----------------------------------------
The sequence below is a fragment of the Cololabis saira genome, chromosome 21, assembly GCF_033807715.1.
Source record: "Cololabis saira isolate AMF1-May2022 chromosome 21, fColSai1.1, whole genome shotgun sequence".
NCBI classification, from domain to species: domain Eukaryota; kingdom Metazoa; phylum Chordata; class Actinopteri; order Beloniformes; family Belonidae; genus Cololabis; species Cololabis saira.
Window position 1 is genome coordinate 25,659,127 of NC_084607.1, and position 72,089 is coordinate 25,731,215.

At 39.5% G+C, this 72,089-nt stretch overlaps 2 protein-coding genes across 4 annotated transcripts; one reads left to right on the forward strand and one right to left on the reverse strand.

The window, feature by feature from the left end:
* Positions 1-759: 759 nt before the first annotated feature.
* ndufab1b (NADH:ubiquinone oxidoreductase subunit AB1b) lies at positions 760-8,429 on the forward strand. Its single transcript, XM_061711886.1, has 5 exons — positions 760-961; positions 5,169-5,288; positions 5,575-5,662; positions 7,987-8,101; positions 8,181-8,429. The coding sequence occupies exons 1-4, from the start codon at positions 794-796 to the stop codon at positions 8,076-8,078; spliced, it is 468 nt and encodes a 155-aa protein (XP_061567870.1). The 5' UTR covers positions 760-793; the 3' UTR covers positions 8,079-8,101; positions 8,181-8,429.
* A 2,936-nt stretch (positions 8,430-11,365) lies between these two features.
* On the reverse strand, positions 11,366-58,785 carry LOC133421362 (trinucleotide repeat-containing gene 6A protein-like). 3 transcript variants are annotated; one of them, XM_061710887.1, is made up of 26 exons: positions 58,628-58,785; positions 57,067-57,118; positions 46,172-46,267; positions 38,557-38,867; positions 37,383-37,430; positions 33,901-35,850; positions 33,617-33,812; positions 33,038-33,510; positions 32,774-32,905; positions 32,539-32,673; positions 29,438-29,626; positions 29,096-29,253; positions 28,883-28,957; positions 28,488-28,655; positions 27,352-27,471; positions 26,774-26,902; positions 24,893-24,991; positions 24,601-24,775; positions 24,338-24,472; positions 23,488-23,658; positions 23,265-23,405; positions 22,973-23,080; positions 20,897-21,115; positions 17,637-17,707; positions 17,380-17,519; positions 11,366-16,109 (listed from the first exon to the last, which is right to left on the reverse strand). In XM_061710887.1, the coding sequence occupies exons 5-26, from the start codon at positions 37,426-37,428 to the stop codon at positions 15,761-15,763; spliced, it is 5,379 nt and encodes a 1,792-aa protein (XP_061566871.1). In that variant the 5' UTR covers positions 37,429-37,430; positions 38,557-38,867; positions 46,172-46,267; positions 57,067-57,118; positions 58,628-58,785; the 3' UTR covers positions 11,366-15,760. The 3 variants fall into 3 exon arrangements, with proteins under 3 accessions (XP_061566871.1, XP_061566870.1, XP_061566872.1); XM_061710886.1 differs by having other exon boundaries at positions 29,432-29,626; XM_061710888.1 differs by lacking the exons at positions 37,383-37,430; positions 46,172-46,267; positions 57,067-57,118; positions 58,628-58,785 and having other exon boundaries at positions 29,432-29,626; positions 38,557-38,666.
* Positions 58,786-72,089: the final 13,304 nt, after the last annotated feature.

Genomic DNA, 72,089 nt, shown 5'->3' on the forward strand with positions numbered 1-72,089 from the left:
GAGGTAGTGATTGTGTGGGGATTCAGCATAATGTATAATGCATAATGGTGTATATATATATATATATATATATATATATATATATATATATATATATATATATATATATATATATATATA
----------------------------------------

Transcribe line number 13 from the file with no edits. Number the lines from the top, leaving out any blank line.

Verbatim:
GAGGTAGTGATTGTGTGGGGATTCAGCATAATGTATAATGCATAATGGTGTATATATATATATATATATATATATATATATATATATATATATATATATATATATATATATATATATATA